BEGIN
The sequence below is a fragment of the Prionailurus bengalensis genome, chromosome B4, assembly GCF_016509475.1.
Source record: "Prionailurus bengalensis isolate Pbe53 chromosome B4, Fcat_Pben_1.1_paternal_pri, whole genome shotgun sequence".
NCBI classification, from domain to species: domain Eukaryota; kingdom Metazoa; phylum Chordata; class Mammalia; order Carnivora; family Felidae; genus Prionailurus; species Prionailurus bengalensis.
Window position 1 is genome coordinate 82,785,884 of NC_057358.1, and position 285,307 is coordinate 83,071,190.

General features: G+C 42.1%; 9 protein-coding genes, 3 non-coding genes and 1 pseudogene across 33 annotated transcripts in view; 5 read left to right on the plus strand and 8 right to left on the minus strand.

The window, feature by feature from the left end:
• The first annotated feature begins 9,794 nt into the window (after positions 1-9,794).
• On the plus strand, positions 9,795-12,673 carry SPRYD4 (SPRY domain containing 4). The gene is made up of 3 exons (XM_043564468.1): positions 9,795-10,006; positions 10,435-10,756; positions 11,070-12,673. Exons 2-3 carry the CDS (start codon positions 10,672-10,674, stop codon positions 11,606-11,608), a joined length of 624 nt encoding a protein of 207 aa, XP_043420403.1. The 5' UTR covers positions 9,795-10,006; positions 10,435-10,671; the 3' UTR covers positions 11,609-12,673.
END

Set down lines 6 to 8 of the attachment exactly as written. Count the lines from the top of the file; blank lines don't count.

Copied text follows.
The window, feature by feature from the left end:
• The first annotated feature begins 9,794 nt into the window (after positions 1-9,794).
• On the plus strand, positions 9,795-12,673 carry SPRYD4 (SPRY domain containing 4). The gene is made up of 3 exons (XM_043564468.1): positions 9,795-10,006; positions 10,435-10,756; positions 11,070-12,673. Exons 2-3 carry the CDS (start codon positions 10,672-10,674, stop codon positions 11,606-11,608), a joined length of 624 nt encoding a protein of 207 aa, XP_043420403.1. The 5' UTR covers positions 9,795-10,006; positions 10,435-10,671; the 3' UTR covers positions 11,609-12,673.